By Jenna A. Robinson
In late October, the Board of Governors of the University of North Carolina announced that Margaret Spellings, Secretary of the Department of Education under President George W. Bush, would become its next president in early 2016. In the days and weeks that followed that announcement, faculty groups, student protestors, and talking heads sounded the alarm. Margaret Spellings, they said, would surely be the end of UNC as we know it. Jay Schalin cataloged a few of the complaints here:
“To listen to some of the complaints, she will usher in a right-wing agenda that stops just short of a Spenserian 'survival of the fittest' contest—rigged, of course, to promote a power structure that favors straight white males. Or perhaps, the 'people’s university' will be converted into a tool of corporate interests.”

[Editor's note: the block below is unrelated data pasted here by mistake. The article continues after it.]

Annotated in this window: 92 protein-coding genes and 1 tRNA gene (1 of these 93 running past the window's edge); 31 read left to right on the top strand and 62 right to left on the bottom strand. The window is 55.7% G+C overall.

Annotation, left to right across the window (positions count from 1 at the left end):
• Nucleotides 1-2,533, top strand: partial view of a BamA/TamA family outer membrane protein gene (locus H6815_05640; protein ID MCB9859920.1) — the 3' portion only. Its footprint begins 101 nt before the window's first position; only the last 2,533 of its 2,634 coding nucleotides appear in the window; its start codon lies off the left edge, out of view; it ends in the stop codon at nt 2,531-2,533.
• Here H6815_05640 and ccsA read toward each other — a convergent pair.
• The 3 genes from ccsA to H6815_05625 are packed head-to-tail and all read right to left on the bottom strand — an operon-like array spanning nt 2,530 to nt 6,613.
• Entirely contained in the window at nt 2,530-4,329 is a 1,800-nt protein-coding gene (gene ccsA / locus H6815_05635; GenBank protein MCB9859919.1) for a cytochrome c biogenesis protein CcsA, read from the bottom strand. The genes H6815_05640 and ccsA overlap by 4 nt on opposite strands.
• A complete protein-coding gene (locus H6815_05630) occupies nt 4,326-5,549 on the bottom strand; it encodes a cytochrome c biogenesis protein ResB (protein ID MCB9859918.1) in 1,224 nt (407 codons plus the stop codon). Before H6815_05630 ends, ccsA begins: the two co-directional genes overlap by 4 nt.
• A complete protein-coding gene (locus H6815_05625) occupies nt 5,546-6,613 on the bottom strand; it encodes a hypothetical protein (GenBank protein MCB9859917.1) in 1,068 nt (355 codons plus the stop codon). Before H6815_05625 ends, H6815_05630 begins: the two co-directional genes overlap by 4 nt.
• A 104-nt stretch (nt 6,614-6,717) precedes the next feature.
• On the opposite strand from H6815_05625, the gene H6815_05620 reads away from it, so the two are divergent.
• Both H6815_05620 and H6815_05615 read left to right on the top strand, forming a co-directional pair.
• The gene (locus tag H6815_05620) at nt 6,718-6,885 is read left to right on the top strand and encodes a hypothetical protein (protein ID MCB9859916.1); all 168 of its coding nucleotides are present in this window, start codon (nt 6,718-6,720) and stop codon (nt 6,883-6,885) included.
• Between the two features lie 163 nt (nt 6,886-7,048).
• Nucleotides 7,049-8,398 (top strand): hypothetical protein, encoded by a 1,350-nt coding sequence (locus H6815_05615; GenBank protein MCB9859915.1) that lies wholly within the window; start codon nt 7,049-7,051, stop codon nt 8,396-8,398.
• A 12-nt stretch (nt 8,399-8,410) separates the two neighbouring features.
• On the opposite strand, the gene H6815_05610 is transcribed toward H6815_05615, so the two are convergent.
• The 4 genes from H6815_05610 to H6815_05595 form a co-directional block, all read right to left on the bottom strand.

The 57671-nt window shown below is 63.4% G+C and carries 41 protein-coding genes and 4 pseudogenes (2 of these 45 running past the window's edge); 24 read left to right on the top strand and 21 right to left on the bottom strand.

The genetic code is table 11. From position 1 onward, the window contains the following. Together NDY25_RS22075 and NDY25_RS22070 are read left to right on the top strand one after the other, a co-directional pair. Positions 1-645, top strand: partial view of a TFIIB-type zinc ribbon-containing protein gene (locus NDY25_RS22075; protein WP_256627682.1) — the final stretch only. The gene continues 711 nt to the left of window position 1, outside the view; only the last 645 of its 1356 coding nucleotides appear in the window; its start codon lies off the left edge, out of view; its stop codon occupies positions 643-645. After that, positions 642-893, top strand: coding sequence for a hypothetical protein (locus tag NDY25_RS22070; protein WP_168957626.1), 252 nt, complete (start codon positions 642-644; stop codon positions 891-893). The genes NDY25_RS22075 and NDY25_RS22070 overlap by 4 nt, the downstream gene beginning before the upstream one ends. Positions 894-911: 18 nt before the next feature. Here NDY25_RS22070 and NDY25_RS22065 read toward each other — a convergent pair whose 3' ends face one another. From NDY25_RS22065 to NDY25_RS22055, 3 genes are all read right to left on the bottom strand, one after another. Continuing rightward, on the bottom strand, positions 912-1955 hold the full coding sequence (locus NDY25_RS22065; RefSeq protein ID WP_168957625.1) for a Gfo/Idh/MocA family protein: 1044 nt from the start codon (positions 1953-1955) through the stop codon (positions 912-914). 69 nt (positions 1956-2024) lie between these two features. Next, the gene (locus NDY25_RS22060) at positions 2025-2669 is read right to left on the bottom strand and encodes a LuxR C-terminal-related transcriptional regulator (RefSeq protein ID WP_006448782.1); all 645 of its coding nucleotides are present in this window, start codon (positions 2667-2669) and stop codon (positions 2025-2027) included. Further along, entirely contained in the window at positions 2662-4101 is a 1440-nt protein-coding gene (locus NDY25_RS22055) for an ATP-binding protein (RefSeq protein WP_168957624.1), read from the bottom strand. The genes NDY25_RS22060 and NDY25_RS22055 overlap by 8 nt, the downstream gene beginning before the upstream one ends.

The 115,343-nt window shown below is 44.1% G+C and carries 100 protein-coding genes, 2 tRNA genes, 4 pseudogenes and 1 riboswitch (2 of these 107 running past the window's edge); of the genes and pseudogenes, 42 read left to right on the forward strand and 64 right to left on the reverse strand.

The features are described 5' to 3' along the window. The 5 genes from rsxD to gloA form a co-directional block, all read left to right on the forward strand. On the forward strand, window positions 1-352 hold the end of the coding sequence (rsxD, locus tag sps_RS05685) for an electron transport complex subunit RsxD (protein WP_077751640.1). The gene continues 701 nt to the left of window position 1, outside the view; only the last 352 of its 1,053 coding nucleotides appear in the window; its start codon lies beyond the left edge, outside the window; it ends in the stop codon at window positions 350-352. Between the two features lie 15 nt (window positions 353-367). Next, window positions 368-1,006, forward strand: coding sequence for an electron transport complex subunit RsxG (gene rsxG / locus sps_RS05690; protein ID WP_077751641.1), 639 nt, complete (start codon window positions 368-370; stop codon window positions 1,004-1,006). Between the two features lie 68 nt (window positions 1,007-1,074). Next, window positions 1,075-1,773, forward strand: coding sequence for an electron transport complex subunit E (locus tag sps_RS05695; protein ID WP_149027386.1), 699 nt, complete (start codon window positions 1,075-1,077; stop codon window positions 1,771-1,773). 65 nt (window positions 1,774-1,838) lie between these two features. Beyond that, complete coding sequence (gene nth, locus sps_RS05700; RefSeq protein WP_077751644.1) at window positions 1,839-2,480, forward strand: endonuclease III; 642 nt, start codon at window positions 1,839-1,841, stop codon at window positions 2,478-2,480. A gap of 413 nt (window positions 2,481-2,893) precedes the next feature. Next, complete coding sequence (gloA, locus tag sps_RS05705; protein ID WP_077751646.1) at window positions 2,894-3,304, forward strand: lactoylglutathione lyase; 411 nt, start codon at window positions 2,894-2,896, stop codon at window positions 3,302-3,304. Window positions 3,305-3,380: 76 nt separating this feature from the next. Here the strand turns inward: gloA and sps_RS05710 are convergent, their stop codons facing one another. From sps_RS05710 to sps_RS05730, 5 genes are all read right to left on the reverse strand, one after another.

But a look at her credentials and those of her predecessors reveals that most of the complaints are without merit.
In fact, Schalin shows that Spellings is just one in a long line of UNC presidents with political experience—but this time it’s on the right (or wrong) side of the aisle, depending on how one sees it.
Schalin goes on to show that the worst attacks on Spellings—coming from the left, at least—are specious, disingenuous, or untrue. He points out that in many ways, critics on the right have more to complain about. Read the whole article here.
Jenna A. Robinson is president of the Pope Center for Higher Education Policy.